Classification

A clinically important classification controversy is whether delusional and non-delusional BDD are the same or different disorders. Whereas BDD is classified as a somatoform disorder, its delusional variant is classified as a type of delusional disorder (formerly known as monosymptomatic hypochondriacal psychosis). DSM-IV, however, allows delusional patients to be diagnosed with both BDD and delusional disorder. This reflects the available data suggesting that the non-delusional and delusional variants may actually constitute the same disorder, which spans a spectrum of insight. Indeed, there appear to be more similarities than differences between delusional and non-delusional BDD, although the delusional variant appears to be more severe. (U> An important, although preliminary, finding is that delusional as well as non-delusional patients appear to respond to serotonin reuptake inhibitors ( SRIs) but not to antipsychotic drugs alone.

Another interesting and clinically relevant classification controversy is whether BDD is related to, or a form of, another psychiatric disorder. BDD has many similarities to obsessive-compulsive disorder (e.g. prominent obsessions and compulsive behaviours), social phobia (e.g. prominent social anxiety, shame, and rejection sensitivity), major depression (e.g. frequent depressive symptoms), and eating disorders (e.g. disturbed body image). Indeed, BDD appears more similar to these disorders than to some of the somatoform disorders with which it is classified. Few studies, however, have directly compared BDD to another disorder. In a study that compared BDD and obsessive- compulsive disorder/1,6,' there were many similarities (e.g. sex ratio, course of illness) but also some differences (e.g. poorer insight and a higher rate of major depression, social phobia, and suicide attempts in BDD patients). In a comparison study of BDD and eating disorders, (.!7> BDD subjects had more diverse appearance concerns and reported more negative self-evaluation and avoidance due to these concerns, although the two groups had equally severe body-image symptoms overall. Although ICD-10 classifies BDD as a type of hypochondriasis, no studies comparing BDD and hypochondriasis have been performed. In the absence of such data, the relationship between these disorders remains unclear and speculative.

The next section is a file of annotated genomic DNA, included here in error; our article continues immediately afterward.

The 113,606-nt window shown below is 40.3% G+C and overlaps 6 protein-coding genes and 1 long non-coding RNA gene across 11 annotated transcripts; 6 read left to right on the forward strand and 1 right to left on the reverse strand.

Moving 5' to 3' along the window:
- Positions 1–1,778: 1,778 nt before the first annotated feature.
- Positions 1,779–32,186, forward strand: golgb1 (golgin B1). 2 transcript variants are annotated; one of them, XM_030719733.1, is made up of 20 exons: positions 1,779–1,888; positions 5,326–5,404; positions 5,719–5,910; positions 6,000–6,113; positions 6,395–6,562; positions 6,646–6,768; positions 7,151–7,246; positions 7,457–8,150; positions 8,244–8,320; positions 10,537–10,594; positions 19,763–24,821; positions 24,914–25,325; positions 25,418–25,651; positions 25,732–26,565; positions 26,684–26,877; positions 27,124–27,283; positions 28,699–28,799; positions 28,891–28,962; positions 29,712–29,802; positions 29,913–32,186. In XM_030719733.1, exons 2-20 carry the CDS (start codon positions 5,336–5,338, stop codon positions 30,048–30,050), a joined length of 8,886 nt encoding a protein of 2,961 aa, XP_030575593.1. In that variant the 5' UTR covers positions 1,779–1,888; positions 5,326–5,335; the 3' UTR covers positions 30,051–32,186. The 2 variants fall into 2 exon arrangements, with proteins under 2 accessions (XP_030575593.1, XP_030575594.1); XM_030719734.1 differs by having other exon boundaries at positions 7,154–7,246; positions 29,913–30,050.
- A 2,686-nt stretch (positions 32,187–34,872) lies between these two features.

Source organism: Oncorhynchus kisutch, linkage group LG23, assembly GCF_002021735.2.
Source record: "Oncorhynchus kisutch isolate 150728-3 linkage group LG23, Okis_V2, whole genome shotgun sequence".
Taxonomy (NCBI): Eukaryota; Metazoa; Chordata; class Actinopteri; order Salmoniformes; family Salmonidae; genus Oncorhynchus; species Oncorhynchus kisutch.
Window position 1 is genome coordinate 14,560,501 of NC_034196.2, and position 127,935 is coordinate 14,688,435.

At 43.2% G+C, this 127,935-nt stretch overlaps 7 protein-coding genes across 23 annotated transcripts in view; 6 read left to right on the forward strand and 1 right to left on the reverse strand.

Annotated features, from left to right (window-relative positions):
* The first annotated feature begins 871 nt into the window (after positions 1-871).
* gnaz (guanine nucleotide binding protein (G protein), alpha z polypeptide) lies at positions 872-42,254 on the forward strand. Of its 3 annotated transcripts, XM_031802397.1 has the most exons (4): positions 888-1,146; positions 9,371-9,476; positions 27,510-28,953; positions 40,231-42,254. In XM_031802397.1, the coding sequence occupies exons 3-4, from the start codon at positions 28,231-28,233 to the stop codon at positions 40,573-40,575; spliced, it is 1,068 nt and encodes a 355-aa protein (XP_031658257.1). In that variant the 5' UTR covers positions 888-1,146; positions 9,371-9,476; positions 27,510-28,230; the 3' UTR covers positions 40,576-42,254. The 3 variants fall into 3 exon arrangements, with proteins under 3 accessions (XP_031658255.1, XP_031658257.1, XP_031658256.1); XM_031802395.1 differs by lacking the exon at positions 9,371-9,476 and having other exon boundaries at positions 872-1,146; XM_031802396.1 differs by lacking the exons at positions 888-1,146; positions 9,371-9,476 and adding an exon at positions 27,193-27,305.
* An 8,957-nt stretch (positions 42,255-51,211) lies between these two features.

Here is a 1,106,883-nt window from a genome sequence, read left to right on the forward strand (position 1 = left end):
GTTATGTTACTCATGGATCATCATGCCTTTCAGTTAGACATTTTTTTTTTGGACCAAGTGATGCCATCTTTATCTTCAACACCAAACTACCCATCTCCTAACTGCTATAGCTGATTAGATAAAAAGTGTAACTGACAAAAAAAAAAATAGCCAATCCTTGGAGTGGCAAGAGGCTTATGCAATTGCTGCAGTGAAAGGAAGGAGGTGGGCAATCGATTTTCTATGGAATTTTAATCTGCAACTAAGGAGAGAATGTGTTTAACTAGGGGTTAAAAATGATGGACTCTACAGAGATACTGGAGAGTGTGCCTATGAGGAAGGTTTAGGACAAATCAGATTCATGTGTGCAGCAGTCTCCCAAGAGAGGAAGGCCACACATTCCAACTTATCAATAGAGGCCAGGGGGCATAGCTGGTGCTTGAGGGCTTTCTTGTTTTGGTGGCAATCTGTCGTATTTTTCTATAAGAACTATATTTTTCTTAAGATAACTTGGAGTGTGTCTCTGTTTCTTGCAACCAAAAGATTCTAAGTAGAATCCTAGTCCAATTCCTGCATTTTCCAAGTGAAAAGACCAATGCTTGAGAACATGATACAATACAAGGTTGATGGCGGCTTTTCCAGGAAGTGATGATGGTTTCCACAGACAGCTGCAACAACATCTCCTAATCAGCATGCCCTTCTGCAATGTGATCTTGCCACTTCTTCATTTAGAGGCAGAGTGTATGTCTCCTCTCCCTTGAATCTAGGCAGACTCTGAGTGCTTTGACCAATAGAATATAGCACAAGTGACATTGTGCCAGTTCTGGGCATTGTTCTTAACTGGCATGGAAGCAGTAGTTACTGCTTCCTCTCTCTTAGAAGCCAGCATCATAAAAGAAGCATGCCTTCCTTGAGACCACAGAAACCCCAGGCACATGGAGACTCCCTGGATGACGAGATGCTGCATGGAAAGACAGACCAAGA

The paucity of comparison studies between BDD and other disorders limits conclusions that can be drawn about their relationship. Also complicating this issue is the likelihood that BDD is a heterogeneous disorder. The most important limitation is the lack of information on BDD's (and other disorders') aetiology and pathophysiology. In the absence of such data we must look to imperfect clues, such as similarities and differences between BDD and other disorders in the domains shown in Table— More definitive conclusions about BDD's relationship to other disorders awaits further (e.g. neurobiological) studies that clarify its causes.

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Table 2 Strength of evidence for the hypothesis that BDD is related to other disordersa

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